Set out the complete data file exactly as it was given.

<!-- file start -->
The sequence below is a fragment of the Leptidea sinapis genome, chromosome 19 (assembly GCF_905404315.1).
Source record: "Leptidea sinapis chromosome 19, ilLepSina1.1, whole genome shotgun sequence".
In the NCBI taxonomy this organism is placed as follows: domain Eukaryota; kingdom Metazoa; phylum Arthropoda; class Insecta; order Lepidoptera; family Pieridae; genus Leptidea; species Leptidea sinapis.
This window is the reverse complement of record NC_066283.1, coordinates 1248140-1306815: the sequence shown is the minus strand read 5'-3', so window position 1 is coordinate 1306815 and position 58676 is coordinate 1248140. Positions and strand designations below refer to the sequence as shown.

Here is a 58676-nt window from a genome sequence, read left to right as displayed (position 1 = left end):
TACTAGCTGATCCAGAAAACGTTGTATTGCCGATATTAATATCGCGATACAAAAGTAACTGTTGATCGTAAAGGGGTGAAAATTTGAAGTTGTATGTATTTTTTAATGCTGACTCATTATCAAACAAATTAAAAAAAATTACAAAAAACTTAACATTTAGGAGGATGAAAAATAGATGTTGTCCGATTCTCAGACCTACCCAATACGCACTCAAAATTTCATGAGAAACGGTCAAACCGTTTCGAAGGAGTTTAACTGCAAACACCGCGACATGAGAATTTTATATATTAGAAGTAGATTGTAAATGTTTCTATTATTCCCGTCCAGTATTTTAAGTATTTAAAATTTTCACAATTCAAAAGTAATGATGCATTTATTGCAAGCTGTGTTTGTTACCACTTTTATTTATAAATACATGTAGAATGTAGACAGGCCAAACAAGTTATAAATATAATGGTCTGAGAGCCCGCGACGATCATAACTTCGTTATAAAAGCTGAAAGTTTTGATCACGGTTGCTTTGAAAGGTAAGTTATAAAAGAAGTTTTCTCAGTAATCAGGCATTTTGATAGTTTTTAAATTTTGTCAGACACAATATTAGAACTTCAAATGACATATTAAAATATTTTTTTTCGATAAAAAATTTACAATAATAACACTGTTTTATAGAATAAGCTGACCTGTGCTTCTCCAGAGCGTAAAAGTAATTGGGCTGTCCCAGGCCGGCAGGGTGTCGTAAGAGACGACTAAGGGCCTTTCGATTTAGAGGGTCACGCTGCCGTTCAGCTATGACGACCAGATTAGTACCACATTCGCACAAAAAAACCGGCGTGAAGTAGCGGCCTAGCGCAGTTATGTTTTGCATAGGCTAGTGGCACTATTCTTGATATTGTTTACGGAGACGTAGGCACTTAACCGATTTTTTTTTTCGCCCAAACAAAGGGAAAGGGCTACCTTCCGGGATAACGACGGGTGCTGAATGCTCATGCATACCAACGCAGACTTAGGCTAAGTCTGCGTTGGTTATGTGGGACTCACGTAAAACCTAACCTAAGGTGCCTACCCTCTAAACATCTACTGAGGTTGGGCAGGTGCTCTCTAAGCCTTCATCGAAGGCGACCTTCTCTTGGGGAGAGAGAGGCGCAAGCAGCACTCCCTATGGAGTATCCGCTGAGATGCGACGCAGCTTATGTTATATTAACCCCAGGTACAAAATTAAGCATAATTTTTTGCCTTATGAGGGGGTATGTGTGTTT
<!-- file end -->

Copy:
The sequence below is a fragment of the Leptidea sinapis genome, chromosome 19 (assembly GCF_905404315.1).
Source record: "Leptidea sinapis chromosome 19, ilLepSina1.1, whole genome shotgun sequence".
In the NCBI taxonomy this organism is placed as follows: domain Eukaryota; kingdom Metazoa; phylum Arthropoda; class Insecta; order Lepidoptera; family Pieridae; genus Leptidea; species Leptidea sinapis.
This window is the reverse complement of record NC_066283.1, coordinates 1248140-1306815: the sequence shown is the minus strand read 5'-3', so window position 1 is coordinate 1306815 and position 58676 is coordinate 1248140. Positions and strand designations below refer to the sequence as shown.

Here is a 58676-nt window from a genome sequence, read left to right as displayed (position 1 = left end):
TACTAGCTGATCCAGAAAACGTTGTATTGCCGATATTAATATCGCGATACAAAAGTAACTGTTGATCGTAAAGGGGTGAAAATTTGAAGTTGTATGTATTTTTTAATGCTGACTCATTATCAAACAAATTAAAAAAAATTACAAAAAACTTAACATTTAGGAGGATGAAAAATAGATGTTGTCCGATTCTCAGACCTACCCAATACGCACTCAAAATTTCATGAGAAACGGTCAAACCGTTTCGAAGGAGTTTAACTGCAAACACCGCGACATGAGAATTTTATATATTAGAAGTAGATTGTAAATGTTTCTATTATTCCCGTCCAGTATTTTAAGTATTTAAAATTTTCACAATTCAAAAGTAATGATGCATTTATTGCAAGCTGTGTTTGTTACCACTTTTATTTATAAATACATGTAGAATGTAGACAGGCCAAACAAGTTATAAATATAATGGTCTGAGAGCCCGCGACGATCATAACTTCGTTATAAAAGCTGAAAGTTTTGATCACGGTTGCTTTGAAAGGTAAGTTATAAAAGAAGTTTTCTCAGTAATCAGGCATTTTGATAGTTTTTAAATTTTGTCAGACACAATATTAGAACTTCAAATGACATATTAAAATATTTTTTTTCGATAAAAAATTTACAATAATAACACTGTTTTATAGAATAAGCTGACCTGTGCTTCTCCAGAGCGTAAAAGTAATTGGGCTGTCCCAGGCCGGCAGGGTGTCGTAAGAGACGACTAAGGGCCTTTCGATTTAGAGGGTCACGCTGCCGTTCAGCTATGACGACCAGATTAGTACCACATTCGCACAAAAAAACCGGCGTGAAGTAGCGGCCTAGCGCAGTTATGTTTTGCATAGGCTAGTGGCACTATTCTTGATATTGTTTACGGAGACGTAGGCACTTAACCGATTTTTTTTTTCGCCCAAACAAAGGGAAAGGGCTACCTTCCGGGATAACGACGGGTGCTGAATGCTCATGCATACCAACGCAGACTTAGGCTAAGTCTGCGTTGGTTATGTGGGACTCACGTAAAACCTAACCTAAGGTGCCTACCCTCTAAACATCTACTGAGGTTGGGCAGGTGCTCTCTAAGCCTTCATCGAAGGCGACCTTCTCTTGGGGAGAGAGAGGCGCAAGCAGCACTCCCTATGGAGTATCCGCTGAGATGCGACGCAGCTTATGTTATATTAACCCCAGGTACAAAATTAAGCATAATTTTTTGCCTTATGAGGGGGTATGTGTGTTT